It was around the time that a 600-year old stone beehive was found built into the masonry of Rosslyn Chapel up in Scotland, so we started speculating about what it would mean if those bees were sort of like the cranes in Archigram's Plug-In City: a mode of physical assembly that had been left behind in the structure. Imagine some legendary construction guild going around medieval Britain, building mysterious rural chapels using specially trained bees; their colonies could live on, long after the original architects were gone, and even help to maintain those structures for future generations. That was how this idea really began.
But then, when I mentioned a project that had been posted recently on the website of the Canadian Centre for Architecture up in Montreal, using the description "Bees Make Concrete Honey," everything just sort of crystallised and the idea grew from there.
Dan Howarth: How can bees be used as living 3D printers?
Geoff Manaugh: When you look at what is already happening in the worlds of bioengineering and synthetic biology, you see that animals bodies are already been trained, tweaked, or genetically altered to produce industrially useful substances. We thought, if goats can be made to produce weapons-grade spider silk by the US military and if silkworms can be guided by robots to weave architectural structures, then it didn't seem outrageous to suggest that bees could be genetically modified to produce a concrete-like adhesive substance, rather than just honey.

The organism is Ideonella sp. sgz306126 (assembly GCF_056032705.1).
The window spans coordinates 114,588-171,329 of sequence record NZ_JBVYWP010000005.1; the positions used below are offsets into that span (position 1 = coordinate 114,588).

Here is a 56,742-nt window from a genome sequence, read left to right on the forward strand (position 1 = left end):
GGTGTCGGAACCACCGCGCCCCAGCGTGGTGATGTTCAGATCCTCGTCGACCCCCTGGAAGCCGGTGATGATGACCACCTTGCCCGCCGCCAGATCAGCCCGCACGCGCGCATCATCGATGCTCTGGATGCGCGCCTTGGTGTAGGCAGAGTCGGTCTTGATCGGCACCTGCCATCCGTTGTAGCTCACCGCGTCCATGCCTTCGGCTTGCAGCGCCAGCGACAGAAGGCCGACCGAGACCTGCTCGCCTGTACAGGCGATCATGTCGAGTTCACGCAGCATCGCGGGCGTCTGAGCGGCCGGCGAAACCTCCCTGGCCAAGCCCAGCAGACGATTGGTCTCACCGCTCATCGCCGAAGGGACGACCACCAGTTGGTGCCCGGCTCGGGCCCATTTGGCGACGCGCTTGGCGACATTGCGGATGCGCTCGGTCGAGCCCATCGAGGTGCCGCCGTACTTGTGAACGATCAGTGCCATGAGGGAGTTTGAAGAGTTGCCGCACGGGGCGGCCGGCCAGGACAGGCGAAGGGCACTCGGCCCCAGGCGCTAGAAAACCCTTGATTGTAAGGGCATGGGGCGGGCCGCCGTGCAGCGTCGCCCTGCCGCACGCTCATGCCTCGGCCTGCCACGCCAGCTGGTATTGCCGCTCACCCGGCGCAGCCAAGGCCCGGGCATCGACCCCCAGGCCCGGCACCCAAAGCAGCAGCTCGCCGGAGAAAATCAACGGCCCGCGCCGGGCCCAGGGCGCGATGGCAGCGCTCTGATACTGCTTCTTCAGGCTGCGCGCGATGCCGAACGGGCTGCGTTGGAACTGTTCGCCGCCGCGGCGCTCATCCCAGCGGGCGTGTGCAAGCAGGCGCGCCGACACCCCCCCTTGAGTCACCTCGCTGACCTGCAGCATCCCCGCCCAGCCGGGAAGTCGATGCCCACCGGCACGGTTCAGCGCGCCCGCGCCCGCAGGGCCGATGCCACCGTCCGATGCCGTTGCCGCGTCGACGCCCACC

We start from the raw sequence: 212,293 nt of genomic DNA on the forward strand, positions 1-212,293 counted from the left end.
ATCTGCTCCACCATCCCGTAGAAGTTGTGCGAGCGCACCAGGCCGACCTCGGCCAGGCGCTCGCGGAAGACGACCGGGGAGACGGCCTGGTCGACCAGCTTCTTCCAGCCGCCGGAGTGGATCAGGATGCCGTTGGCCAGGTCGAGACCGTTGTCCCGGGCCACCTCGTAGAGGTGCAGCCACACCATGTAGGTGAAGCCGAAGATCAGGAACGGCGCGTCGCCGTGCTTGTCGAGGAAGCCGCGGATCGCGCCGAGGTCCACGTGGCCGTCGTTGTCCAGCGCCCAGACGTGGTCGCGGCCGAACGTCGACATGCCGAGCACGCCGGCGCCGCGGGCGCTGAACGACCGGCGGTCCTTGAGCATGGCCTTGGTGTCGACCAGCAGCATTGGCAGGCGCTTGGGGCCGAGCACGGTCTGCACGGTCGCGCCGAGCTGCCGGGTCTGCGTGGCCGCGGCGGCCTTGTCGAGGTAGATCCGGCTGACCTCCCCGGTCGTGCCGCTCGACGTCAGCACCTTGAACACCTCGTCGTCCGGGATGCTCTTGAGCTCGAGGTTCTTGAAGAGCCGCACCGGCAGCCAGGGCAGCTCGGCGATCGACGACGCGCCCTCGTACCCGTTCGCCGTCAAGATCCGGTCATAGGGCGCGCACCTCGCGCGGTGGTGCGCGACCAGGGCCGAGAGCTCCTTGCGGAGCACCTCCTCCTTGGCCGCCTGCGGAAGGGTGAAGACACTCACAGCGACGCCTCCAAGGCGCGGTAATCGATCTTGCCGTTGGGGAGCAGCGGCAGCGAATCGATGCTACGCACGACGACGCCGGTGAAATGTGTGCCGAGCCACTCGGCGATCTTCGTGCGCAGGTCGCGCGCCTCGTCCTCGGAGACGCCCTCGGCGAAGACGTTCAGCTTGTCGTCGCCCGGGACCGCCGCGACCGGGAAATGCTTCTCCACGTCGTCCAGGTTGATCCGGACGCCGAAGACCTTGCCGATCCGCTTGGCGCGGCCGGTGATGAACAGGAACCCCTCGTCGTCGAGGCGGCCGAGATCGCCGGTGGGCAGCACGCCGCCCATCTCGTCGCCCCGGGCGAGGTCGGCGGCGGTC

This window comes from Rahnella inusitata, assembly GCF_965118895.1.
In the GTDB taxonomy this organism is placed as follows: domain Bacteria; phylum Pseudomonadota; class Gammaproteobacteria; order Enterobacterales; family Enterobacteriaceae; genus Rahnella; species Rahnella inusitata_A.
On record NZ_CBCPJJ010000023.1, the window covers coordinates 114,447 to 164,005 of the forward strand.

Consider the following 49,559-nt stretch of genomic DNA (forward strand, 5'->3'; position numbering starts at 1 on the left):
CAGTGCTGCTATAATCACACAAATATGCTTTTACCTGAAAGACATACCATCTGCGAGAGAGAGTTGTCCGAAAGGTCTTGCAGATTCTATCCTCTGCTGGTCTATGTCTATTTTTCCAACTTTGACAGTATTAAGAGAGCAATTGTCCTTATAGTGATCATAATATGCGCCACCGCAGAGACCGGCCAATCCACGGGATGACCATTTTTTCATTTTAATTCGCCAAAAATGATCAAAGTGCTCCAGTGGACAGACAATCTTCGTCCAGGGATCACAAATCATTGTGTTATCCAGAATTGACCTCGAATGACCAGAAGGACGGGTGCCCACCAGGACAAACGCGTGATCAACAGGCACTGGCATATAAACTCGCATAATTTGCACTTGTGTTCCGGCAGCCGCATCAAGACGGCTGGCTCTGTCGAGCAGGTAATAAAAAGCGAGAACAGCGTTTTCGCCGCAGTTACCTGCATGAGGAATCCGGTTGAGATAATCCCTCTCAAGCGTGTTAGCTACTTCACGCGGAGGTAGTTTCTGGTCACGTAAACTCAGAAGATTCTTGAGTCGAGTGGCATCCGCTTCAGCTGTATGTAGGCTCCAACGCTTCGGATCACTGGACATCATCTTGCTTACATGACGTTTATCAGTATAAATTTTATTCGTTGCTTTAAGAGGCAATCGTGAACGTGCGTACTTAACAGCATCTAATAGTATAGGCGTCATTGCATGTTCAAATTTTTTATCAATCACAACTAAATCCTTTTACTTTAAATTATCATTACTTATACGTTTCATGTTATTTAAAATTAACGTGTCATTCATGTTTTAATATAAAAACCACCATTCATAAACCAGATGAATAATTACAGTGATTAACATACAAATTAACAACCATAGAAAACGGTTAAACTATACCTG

For example, there is already a species of bee native to New England that naturally produces a cellophane-like polymer that could, in theory, be used as an industrial alternative to plastic, one that does not require the use of fossil fuels; and something as simple as a special dietary regime for silkworms resulted in naturally dyed silk, free from industrial inks or colouring. It was examples like these — and there are dozens — that inspired us and kept the idea moving forward.
However, I should point out that our goal with this story is not to suggest that someone actually do this, or to advocate that we start genetically modifying the world's honeybees without any concern for ethics or even biosafety; in fact, our project specifically includes some of the obviously bad side-effects of doing this. Our goal was simply to illustrate the spatial or architectural possibilities that would emerge from something like this. It is — at least for the time being — a purely fictional scenario.
Dan Howarth: How would you get the insects to print what you want?
Geoff Manaugh: If you recall the Dewar's project in which bees "3B-printed" a whiskey bottle after being housed inside a structured mould, you can picture the same sort of set-up we imagined but on an architectural scale. The basic idea is that the bees would be temporarily enclosed inside moulds, scaffolds, or other detailed formwork, and that they would effectively build the shape from within using depositional manufacturing. In other words, they would 3D-print sculptural forms and architectural ornament into existence through the help of geometric formwork.